NASA has recently announced that they have completed work on the replacement of the well-known Hubble Telescope. After two long decades of innovation and development, the James Webb Telescope is finally completed. Thanks to its superior technology it will provide scientists with a deeper insight into the mysteries of the universe.
The James Webb Space Telescope, JWST for short, costed around $8.8 billion over a period of twenty years. The telescope is equipped with a gold coated mirror array measuring 21-feet. The mirror can collect up to seven times more light than what the Hubble Telescope is able to gather. It is even able to scan the infrared spectrum and see through dust particles. The advanced technology will allow the scientists to see the state of the universe from 13 billion years ago.
John Mather, the scientists in charge of the project, has stated that the Webb Telescope is the result of decades of innovation and hard work. The finalized project was officially unveiled by Charles Bolden, a NASA administrator.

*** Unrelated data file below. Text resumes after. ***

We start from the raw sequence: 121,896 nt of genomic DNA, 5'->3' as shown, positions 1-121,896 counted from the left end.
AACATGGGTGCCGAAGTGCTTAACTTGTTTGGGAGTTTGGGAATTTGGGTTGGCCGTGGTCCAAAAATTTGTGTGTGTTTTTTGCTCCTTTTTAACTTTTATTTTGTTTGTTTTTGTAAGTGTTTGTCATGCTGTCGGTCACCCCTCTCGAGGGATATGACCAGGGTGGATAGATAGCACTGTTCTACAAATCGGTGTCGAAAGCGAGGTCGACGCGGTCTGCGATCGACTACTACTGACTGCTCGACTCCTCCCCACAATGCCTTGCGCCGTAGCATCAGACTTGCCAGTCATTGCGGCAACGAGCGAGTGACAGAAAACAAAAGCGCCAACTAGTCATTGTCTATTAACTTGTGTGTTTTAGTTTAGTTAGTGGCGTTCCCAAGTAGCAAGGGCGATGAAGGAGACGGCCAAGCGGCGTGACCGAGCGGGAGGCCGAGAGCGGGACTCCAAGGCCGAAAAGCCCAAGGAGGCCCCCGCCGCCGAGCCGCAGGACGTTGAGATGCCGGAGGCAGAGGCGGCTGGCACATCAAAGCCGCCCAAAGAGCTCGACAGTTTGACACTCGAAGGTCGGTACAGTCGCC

Another essential capability of the Webb Telescope is the fact that it has enough power to search for habitable exoplanets. Mather emphasized this purpose as NASA hopes to discover if any other planets in the universe have enough water to form an ocean. Its high-level capabilities are owed to the mirror, which is performant enough to even detect a bee on the moon.
In regard to its more specific technical capacities, the JSWT is able to detect infrared light by bein cooled to a temperature of around -220 degrees Celcius (-364 degrees F). This temperature is only 50 degrees above absolute zero. This can be done by using five membrane layers to insulate the from the sun’s temperature. The membranes were finished as recently as just last week. The moment of their installation marked the finalization of the work on the telescope.
The launch mission is slated for October 2018. The telescope will be brought into Earth’s orbit using ESA’s Ariana 5 rocket, one of the world’s most reliable vehicles. It will reside at the second Lagrange point where it will deploy its sun shield, antenna, and both primary and secondary mirrors. The mission won’t be considered a success until the telescope will send back pictures of a moderately bright star field.
Image source: NASA